We looked at five losing trader mistakes in my last article and this week we’ll cover five more.
Being aware of mistakes can help you recognise the problems in your own trading.
Once you’ve identified these you can then take steps to fix them.
Let’s move on to number 6.
6. Getting emotional
Emotions wreak havoc in financial markets.
This is because we’ve been tuned to do the exact opposite of what success in financial markets looks like.
And when we’re trading emotionally, we’re no longer thinking rationally.
This is what is known in poker as ‘tilt’. Professional poker players know the odds and what they’re supposed to do. But they can be thrown off their game and talked into doing things that they shouldn’t do out of emotion.
It’s not uncommon for players to try and psyche each other out and goad players into making mistakes.
If you haven’t read Maria Konnikova’s book The Biggest Bluff – it’s worth a read as much of what she writes about translates into dealing in the stock market. This is coming with someone who has absolutely zero interest in poker.
The best way to deal with your emotions is to create a plan before you enter a trade and then follow the plan. If you have a big win or a big loss then take some time out before you come back to the market.
7. Falling in love with a stock
This is a common one with many private investors. I’ve seen several private investors talking about the same stocks for over five years and in that period the company has struggled to achieve anything of note, followed by share placing after placing and a falling share price.
Yet no matter what news the company puts out – guess what? It’s always good news!
This is the issue of allowing yourself to fall in love with a stock.
Not only that, but the person then identifies with the stock and will double down because they don’t want to be wrong.
It’s hard to admit after five years of being a cheerleader for a stock that you were wrong. Rather, these people would rather double down and refuse to accept information that conflicts with their beliefs.
Often, these people are only put out of their misery when the stock goes bust.
8. Not doing the work
This is an obvious one. Dealing in the financial markets is neither easy nor a walk in the park. On any given day, you’re only ever one stock away from losing all of your money.
Whenever people ask me about stock tips, I tell them I don’t do tips but I can offer them books and resources on how to do it themselves.
More often than not, their eyes glaze over and I can see that they regret asking.
Unfortunately, many such types will come to the stock market expecting riches to be put in their pocket without the equivalent effort usually required to attain such riches.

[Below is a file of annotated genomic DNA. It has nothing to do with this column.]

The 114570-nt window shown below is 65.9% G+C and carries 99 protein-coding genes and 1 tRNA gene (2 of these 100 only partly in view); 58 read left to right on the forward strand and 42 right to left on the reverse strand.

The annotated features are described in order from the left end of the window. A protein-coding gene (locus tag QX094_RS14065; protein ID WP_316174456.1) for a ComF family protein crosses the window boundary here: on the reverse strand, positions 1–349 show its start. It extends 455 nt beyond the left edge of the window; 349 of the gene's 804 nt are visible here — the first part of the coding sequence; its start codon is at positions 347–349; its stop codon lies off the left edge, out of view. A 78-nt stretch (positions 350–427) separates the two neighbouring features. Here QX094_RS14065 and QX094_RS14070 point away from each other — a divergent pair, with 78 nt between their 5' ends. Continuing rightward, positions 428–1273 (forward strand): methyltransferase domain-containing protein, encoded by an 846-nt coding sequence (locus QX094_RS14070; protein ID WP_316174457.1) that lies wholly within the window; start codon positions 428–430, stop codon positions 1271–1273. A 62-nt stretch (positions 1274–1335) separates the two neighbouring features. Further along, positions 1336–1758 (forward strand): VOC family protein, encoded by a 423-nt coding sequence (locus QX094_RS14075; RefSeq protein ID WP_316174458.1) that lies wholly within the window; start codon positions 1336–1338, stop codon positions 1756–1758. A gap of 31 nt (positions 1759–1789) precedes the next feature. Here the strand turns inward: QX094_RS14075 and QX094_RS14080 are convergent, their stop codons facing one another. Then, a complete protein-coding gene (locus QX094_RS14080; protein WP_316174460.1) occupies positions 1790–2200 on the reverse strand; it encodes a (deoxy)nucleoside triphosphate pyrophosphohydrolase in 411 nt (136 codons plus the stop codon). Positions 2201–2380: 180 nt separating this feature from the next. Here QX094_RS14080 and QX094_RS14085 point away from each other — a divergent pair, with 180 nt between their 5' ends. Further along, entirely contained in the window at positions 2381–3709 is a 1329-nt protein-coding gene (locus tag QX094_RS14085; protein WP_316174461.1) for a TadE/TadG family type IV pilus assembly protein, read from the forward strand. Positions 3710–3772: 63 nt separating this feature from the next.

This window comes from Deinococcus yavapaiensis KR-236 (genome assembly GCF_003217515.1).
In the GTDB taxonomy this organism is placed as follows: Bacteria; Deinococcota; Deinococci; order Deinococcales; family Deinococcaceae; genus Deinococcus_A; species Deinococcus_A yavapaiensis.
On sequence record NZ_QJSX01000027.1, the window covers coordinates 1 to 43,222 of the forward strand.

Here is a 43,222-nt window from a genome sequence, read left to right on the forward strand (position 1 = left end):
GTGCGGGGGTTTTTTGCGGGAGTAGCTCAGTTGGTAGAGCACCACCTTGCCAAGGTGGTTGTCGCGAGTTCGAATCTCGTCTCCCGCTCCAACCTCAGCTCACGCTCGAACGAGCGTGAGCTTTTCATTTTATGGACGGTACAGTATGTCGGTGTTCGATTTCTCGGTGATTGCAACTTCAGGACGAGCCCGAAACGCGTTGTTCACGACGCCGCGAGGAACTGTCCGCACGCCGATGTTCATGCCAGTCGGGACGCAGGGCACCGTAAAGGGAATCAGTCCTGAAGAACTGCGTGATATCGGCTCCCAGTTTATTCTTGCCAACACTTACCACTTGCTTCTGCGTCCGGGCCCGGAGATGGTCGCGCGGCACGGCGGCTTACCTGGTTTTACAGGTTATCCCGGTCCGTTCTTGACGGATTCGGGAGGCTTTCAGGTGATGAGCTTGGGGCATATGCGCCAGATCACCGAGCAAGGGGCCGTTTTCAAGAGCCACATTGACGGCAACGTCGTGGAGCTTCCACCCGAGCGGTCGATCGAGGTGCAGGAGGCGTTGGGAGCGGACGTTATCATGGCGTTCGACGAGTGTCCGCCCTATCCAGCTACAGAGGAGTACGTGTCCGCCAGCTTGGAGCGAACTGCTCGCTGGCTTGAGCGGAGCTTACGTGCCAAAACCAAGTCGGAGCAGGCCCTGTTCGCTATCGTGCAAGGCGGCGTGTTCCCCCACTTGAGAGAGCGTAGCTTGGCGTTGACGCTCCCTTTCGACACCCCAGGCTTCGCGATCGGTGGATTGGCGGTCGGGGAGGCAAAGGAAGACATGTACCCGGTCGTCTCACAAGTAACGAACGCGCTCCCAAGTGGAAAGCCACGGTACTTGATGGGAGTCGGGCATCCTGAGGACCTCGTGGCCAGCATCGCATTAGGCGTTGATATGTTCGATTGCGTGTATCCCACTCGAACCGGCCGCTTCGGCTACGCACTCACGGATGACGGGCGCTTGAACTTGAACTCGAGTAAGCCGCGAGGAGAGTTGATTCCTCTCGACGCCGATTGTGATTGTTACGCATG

These are the people who provide liquidity for those that know what they’re doing and stick to knowing what they know works.
That leads us onto number nine!
9. Lacking discipline
I genuinely believe that you could give a trader a step-by-step formula of exactly what to do in the stock market and most people still wouldn’t make any money.
This is because people have a tendency to focus only on the latest results of their strategy.
Four losing trades in a row? The strategy doesn’t work!
People making gains in a hot sector? Better sell my stocks and chase the rainbow!
Don’t fall into the trap of jumping strategies because you had a few bad results.
Look at the data in your journal and also your backtested data.
Four trades are random. 400 trades are data.
You can also check to see if you got slipped on any of the trades, if you executed your plan, if your stop placement was optimal.
Whilst you shouldn’t automatically assume the strategy is wrong, it’s always worth checking your trades to make sure you are executing well.
10. The breakeven trade
The final losing trader mistake we’ll cover in this article is the breakeven trade.
It’s the trade that continuously gets people because they don’t want their ego to take a hit and crystallise a loss.
If you’re down on a stock that you haven’t sold, then you’ve already lost money. Just because you haven’t sold doesn’t mean you haven’t lost.
The idea that “if you don’t sell you can’t lose” is dangerous.
I know one gentleman who bought a stock that has since changed its name at least twice that I know of. He’s been diluted into oblivion and is 99.9% down.
If the stock doubles, he has now been diluted so much that I believe he’d still be 99.9% down because of rounding.
He hasn’t sold. But he’s sure lost money. What was once real, is now no longer so.
This mindset and wanting to avoid loss is why the breakeven trade is a classic mistake.
If a stock is just a few points away from breakeven, rather than take the loss the trader will want to wait until it gets back to breakeven then sell it.
If you’re no longer a bull, yet you’re still owning the stock, this is ridiculous!
Next time you’re in the position of holding and waiting for breakeven, remember this article and close your position.
Often, you end up wishing you’d sold because the price goes down further.
And if the stock does get back to breakeven and you breathe a sigh of relief and sell, this is only reinforcing bad habits.
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This article is for educational purposes only. It is not a recommendation to buy or sell shares or other investments. Do your own research before buying or selling any investment or seek professional financial advice.